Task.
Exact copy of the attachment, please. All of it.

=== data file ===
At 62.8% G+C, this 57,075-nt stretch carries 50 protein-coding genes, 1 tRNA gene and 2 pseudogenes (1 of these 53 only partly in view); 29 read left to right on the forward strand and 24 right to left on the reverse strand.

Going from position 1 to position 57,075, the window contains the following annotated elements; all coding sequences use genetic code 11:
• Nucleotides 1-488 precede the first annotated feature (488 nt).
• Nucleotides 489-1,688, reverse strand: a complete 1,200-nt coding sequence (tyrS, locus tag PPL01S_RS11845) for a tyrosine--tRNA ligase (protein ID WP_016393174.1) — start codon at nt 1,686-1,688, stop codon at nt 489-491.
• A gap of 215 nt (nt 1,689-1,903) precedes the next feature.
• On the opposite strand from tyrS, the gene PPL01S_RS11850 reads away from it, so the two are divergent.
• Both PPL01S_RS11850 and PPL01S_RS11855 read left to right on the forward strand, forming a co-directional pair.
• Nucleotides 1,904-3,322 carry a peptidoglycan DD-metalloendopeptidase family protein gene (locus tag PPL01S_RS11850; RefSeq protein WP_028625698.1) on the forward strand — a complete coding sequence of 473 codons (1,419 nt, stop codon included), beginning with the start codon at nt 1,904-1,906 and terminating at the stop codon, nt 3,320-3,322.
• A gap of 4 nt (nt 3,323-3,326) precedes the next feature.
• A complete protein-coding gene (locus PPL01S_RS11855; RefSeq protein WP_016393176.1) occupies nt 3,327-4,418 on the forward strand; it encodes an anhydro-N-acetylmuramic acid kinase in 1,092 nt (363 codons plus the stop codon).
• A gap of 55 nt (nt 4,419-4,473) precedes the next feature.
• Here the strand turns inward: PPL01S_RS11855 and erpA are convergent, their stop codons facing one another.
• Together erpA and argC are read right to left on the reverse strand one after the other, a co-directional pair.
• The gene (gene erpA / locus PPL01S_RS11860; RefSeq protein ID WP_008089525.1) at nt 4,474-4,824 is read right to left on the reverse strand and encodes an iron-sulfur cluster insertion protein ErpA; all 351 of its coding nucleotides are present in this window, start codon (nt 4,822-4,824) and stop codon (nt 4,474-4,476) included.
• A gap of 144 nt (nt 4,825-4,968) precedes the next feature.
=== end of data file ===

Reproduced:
At 62.8% G+C, this 57,075-nt stretch carries 50 protein-coding genes, 1 tRNA gene and 2 pseudogenes (1 of these 53 only partly in view); 29 read left to right on the forward strand and 24 right to left on the reverse strand.

Going from position 1 to position 57,075, the window contains the following annotated elements; all coding sequences use genetic code 11:
• Nucleotides 1-488 precede the first annotated feature (488 nt).
• Nucleotides 489-1,688, reverse strand: a complete 1,200-nt coding sequence (tyrS, locus tag PPL01S_RS11845) for a tyrosine--tRNA ligase (protein ID WP_016393174.1) — start codon at nt 1,686-1,688, stop codon at nt 489-491.
• A gap of 215 nt (nt 1,689-1,903) precedes the next feature.
• On the opposite strand from tyrS, the gene PPL01S_RS11850 reads away from it, so the two are divergent.
• Both PPL01S_RS11850 and PPL01S_RS11855 read left to right on the forward strand, forming a co-directional pair.
• Nucleotides 1,904-3,322 carry a peptidoglycan DD-metalloendopeptidase family protein gene (locus tag PPL01S_RS11850; RefSeq protein WP_028625698.1) on the forward strand — a complete coding sequence of 473 codons (1,419 nt, stop codon included), beginning with the start codon at nt 1,904-1,906 and terminating at the stop codon, nt 3,320-3,322.
• A gap of 4 nt (nt 3,323-3,326) precedes the next feature.
• A complete protein-coding gene (locus PPL01S_RS11855; RefSeq protein WP_016393176.1) occupies nt 3,327-4,418 on the forward strand; it encodes an anhydro-N-acetylmuramic acid kinase in 1,092 nt (363 codons plus the stop codon).
• A gap of 55 nt (nt 4,419-4,473) precedes the next feature.
• Here the strand turns inward: PPL01S_RS11855 and erpA are convergent, their stop codons facing one another.
• Together erpA and argC are read right to left on the reverse strand one after the other, a co-directional pair.
• The gene (gene erpA / locus PPL01S_RS11860; RefSeq protein ID WP_008089525.1) at nt 4,474-4,824 is read right to left on the reverse strand and encodes an iron-sulfur cluster insertion protein ErpA; all 351 of its coding nucleotides are present in this window, start codon (nt 4,822-4,824) and stop codon (nt 4,474-4,476) included.
• A gap of 144 nt (nt 4,825-4,968) precedes the next feature.